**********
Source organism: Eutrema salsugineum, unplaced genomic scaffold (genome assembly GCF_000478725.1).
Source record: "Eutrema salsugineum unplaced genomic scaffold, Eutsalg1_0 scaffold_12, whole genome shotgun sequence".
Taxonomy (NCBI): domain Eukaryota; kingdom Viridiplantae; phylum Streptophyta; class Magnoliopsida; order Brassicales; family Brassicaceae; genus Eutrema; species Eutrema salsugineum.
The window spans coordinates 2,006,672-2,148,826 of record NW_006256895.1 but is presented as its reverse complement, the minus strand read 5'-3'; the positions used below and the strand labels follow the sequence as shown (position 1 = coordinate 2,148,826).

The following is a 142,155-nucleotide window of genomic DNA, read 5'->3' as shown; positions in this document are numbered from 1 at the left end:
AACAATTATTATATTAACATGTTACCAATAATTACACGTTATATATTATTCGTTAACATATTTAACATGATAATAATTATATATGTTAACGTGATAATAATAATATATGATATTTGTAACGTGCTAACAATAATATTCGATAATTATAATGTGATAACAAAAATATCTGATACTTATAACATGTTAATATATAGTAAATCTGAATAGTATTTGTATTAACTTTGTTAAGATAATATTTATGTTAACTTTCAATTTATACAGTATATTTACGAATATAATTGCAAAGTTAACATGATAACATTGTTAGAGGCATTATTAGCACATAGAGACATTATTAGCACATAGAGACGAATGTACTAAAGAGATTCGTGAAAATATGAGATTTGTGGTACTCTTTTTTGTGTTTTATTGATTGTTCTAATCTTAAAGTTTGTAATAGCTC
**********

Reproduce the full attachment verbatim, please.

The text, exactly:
Source organism: Eutrema salsugineum, unplaced genomic scaffold (genome assembly GCF_000478725.1).
Source record: "Eutrema salsugineum unplaced genomic scaffold, Eutsalg1_0 scaffold_12, whole genome shotgun sequence".
Taxonomy (NCBI): domain Eukaryota; kingdom Viridiplantae; phylum Streptophyta; class Magnoliopsida; order Brassicales; family Brassicaceae; genus Eutrema; species Eutrema salsugineum.
The window spans coordinates 2,006,672-2,148,826 of record NW_006256895.1 but is presented as its reverse complement, the minus strand read 5'-3'; the positions used below and the strand labels follow the sequence as shown (position 1 = coordinate 2,148,826).

The following is a 142,155-nucleotide window of genomic DNA, read 5'->3' as shown; positions in this document are numbered from 1 at the left end:
AACAATTATTATATTAACATGTTACCAATAATTACACGTTATATATTATTCGTTAACATATTTAACATGATAATAATTATATATGTTAACGTGATAATAATAATATATGATATTTGTAACGTGCTAACAATAATATTCGATAATTATAATGTGATAACAAAAATATCTGATACTTATAACATGTTAATATATAGTAAATCTGAATAGTATTTGTATTAACTTTGTTAAGATAATATTTATGTTAACTTTCAATTTATACAGTATATTTACGAATATAATTGCAAAGTTAACATGATAACATTGTTAGAGGCATTATTAGCACATAGAGACATTATTAGCACATAGAGACGAATGTACTAAAGAGATTCGTGAAAATATGAGATTTGTGGTACTCTTTTTTGTGTTTTATTGATTGTTCTAATCTTAAAGTTTGTAATAGCTC